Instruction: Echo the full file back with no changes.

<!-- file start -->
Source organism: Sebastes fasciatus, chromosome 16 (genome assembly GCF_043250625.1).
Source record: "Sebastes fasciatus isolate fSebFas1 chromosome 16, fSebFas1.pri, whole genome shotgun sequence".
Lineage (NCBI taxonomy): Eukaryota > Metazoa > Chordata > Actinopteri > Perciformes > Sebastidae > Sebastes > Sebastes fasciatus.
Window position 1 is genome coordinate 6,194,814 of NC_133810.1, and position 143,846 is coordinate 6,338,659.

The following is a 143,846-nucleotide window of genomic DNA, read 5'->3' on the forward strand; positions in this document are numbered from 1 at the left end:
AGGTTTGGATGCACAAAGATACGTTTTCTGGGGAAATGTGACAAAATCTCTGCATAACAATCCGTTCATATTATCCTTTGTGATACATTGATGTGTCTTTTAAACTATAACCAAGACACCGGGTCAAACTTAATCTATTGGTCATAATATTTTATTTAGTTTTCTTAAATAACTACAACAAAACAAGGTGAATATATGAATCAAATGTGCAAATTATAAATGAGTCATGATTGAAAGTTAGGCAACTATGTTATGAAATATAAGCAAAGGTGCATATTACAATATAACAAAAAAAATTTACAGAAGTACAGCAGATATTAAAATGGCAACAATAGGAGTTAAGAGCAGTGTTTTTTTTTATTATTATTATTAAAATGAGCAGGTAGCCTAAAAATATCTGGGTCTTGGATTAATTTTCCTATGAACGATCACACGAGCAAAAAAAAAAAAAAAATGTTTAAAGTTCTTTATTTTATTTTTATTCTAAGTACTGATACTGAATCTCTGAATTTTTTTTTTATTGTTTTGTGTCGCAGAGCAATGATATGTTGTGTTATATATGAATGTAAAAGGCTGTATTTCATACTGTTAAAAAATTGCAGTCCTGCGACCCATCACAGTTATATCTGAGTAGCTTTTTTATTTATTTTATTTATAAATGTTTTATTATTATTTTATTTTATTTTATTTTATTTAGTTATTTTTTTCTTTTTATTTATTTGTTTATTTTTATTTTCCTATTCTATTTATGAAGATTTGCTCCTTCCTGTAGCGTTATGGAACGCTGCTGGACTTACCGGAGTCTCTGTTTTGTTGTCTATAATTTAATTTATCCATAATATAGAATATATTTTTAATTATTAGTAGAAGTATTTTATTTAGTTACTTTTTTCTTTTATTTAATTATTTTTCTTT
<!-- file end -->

Source organism: Sebastes fasciatus, chromosome 16 (genome assembly GCF_043250625.1).
Source record: "Sebastes fasciatus isolate fSebFas1 chromosome 16, fSebFas1.pri, whole genome shotgun sequence".
Lineage (NCBI taxonomy): Eukaryota > Metazoa > Chordata > Actinopteri > Perciformes > Sebastidae > Sebastes > Sebastes fasciatus.
Window position 1 is genome coordinate 6,194,814 of NC_133810.1, and position 143,846 is coordinate 6,338,659.

The following is a 143,846-nucleotide window of genomic DNA, read 5'->3' on the forward strand; positions in this document are numbered from 1 at the left end:
AGGTTTGGATGCACAAAGATACGTTTTCTGGGGAAATGTGACAAAATCTCTGCATAACAATCCGTTCATATTATCCTTTGTGATACATTGATGTGTCTTTTAAACTATAACCAAGACACCGGGTCAAACTTAATCTATTGGTCATAATATTTTATTTAGTTTTCTTAAATAACTACAACAAAACAAGGTGAATATATGAATCAAATGTGCAAATTATAAATGAGTCATGATTGAAAGTTAGGCAACTATGTTATGAAATATAAGCAAAGGTGCATATTACAATATAACAAAAAAAATTTACAGAAGTACAGCAGATATTAAAATGGCAACAATAGGAGTTAAGAGCAGTGTTTTTTTTTATTATTATTATTAAAATGAGCAGGTAGCCTAAAAATATCTGGGTCTTGGATTAATTTTCCTATGAACGATCACACGAGCAAAAAAAAAAAAAAAATGTTTAAAGTTCTTTATTTTATTTTTATTCTAAGTACTGATACTGAATCTCTGAATTTTTTTTTTATTGTTTTGTGTCGCAGAGCAATGATATGTTGTGTTATATATGAATGTAAAAGGCTGTATTTCATACTGTTAAAAAATTGCAGTCCTGCGACCCATCACAGTTATATCTGAGTAGCTTTTTTATTTATTTTATTTATAAATGTTTTATTATTATTTTATTTTATTTTATTTTATTTAGTTATTTTTTTCTTTTTATTTATTTGTTTATTTTTATTTTCCTATTCTATTTATGAAGATTTGCTCCTTCCTGTAGCGTTATGGAACGCTGCTGGACTTACCGGAGTCTCTGTTTTGTTGTCTATAATTTAATTTATCCATAATATAGAATATATTTTTAATTATTAGTAGAAGTATTTTATTTAGTTACTTTTTTCTTTTATTTAATTATTTTTCTTT